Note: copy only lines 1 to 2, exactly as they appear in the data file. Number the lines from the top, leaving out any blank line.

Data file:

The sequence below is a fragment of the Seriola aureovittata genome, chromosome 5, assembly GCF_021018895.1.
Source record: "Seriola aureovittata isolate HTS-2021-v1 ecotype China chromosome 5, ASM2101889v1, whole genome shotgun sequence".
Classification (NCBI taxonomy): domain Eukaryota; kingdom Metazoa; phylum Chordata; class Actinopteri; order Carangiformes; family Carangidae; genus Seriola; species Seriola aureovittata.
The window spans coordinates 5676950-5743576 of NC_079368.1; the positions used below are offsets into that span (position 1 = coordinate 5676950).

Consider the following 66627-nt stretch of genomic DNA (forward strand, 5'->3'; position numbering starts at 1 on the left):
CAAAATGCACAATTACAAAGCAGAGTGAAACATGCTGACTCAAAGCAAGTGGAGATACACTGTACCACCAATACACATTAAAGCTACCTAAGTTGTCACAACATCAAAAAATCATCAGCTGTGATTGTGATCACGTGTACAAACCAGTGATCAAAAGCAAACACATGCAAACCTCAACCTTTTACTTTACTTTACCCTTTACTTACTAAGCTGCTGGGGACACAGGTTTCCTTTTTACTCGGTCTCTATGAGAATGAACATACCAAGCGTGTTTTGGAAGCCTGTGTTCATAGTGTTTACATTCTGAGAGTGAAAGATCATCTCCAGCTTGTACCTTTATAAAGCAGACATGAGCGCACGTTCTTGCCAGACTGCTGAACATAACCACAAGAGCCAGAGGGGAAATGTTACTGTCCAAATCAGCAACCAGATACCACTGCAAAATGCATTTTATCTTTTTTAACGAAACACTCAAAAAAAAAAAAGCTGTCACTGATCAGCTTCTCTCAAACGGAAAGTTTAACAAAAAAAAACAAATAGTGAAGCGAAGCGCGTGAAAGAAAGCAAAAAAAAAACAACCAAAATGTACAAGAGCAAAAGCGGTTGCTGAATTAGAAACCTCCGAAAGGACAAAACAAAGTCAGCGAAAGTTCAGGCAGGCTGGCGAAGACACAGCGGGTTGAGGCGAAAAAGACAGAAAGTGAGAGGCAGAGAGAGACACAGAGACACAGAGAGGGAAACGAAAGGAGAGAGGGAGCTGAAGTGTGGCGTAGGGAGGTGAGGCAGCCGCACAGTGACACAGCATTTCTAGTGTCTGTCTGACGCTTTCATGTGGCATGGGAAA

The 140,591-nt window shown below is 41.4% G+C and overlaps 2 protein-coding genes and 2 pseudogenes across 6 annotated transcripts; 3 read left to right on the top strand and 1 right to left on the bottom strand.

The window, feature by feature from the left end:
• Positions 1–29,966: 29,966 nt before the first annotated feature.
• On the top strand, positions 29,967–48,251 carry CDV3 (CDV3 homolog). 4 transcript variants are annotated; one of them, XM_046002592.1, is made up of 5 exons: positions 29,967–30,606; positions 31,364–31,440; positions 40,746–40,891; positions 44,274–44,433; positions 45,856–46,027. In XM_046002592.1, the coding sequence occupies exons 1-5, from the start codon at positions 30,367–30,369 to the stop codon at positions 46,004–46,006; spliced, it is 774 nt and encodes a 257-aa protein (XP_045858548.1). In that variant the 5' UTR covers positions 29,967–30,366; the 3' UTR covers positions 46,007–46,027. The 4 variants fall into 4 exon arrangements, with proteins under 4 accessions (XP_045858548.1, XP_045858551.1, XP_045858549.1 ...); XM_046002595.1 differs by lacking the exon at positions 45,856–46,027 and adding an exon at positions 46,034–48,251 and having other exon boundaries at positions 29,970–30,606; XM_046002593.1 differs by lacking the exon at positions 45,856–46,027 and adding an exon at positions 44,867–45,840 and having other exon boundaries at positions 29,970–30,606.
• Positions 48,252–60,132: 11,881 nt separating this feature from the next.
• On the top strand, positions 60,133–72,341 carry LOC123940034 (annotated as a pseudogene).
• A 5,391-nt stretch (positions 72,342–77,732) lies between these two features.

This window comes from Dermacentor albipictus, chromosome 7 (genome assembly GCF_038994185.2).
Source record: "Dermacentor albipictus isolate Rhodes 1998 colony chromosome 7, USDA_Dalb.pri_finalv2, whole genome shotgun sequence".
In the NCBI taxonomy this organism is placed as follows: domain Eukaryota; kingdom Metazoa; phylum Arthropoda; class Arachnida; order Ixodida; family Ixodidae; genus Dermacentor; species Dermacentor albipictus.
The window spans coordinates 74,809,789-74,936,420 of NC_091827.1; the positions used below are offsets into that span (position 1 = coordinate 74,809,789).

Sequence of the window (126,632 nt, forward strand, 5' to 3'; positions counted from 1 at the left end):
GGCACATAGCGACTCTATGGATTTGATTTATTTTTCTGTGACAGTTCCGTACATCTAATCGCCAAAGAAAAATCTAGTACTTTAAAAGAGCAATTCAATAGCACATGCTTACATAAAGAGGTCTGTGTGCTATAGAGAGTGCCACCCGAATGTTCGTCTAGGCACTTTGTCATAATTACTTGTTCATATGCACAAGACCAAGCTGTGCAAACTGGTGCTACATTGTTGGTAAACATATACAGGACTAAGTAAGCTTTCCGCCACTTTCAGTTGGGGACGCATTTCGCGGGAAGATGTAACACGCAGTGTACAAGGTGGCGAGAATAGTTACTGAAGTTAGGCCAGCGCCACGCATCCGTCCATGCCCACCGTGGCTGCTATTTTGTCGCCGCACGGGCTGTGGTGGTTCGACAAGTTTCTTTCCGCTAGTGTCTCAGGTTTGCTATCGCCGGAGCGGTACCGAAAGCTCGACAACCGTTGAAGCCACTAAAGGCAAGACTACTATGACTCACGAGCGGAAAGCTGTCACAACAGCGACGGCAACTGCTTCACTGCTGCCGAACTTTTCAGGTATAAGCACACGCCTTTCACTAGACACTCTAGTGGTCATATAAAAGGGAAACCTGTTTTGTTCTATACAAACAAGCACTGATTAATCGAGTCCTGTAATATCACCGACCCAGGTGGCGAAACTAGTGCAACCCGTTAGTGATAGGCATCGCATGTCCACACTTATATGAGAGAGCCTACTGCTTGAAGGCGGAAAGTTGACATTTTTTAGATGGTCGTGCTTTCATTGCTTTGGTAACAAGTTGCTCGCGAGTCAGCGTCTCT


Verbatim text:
The sequence below is a fragment of the Seriola aureovittata genome, chromosome 5, assembly GCF_021018895.1.
Source record: "Seriola aureovittata isolate HTS-2021-v1 ecotype China chromosome 5, ASM2101889v1, whole genome shotgun sequence".